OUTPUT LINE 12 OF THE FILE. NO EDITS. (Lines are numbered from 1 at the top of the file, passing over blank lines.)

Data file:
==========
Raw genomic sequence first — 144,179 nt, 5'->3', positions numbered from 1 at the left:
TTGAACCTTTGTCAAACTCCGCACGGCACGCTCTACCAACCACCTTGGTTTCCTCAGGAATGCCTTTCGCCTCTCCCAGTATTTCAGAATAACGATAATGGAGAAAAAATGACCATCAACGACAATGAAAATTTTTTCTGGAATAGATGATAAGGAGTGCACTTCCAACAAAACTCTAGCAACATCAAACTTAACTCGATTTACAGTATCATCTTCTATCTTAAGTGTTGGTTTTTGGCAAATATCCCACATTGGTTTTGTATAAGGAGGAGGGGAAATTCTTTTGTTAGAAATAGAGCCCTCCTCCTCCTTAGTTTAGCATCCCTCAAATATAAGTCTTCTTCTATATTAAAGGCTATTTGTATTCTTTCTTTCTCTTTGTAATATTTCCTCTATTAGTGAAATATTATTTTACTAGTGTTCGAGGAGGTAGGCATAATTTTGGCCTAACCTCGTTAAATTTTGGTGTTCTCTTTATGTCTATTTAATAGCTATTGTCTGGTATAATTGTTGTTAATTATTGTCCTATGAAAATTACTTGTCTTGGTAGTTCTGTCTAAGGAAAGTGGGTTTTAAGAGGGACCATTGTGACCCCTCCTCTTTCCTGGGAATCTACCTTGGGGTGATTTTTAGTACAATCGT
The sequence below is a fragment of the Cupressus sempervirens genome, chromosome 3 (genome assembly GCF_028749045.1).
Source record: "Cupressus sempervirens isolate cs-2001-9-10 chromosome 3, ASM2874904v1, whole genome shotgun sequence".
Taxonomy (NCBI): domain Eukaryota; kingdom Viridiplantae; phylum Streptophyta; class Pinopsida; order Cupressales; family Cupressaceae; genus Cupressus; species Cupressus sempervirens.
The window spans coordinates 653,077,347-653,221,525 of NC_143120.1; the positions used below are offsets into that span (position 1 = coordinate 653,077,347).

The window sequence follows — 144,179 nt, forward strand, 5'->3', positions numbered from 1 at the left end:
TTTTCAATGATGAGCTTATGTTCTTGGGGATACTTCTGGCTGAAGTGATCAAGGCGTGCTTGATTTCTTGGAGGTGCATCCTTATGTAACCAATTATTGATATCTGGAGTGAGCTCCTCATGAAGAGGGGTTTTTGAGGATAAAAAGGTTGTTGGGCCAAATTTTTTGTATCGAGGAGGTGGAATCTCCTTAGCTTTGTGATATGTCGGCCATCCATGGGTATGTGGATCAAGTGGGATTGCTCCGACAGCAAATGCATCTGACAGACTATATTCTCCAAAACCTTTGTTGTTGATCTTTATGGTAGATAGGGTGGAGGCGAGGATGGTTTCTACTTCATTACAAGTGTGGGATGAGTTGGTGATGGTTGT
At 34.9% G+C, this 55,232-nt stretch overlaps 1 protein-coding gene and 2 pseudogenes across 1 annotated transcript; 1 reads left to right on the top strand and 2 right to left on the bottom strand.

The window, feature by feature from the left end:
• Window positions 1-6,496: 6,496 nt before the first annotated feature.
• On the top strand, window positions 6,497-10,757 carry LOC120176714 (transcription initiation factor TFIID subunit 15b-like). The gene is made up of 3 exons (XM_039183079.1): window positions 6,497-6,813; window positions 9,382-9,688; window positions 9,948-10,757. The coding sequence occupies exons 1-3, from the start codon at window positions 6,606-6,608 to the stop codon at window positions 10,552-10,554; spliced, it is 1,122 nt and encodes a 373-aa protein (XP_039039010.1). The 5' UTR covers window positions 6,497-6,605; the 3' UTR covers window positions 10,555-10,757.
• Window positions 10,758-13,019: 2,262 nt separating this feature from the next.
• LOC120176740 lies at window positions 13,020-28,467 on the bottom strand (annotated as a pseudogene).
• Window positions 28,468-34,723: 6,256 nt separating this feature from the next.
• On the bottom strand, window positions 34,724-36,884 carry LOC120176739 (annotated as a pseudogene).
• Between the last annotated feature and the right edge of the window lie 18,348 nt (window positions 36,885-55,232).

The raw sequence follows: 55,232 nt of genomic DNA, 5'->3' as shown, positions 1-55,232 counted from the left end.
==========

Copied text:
• On the top strand, window positions 6,497-10,757 carry LOC120176714 (transcription initiation factor TFIID subunit 15b-like). The gene is made up of 3 exons (XM_039183079.1): window positions 6,497-6,813; window positions 9,382-9,688; window positions 9,948-10,757. The coding sequence occupies exons 1-3, from the start codon at window positions 6,606-6,608 to the stop codon at window positions 10,552-10,554; spliced, it is 1,122 nt and encodes a 373-aa protein (XP_039039010.1). The 5' UTR covers window positions 6,497-6,605; the 3' UTR covers window positions 10,555-10,757.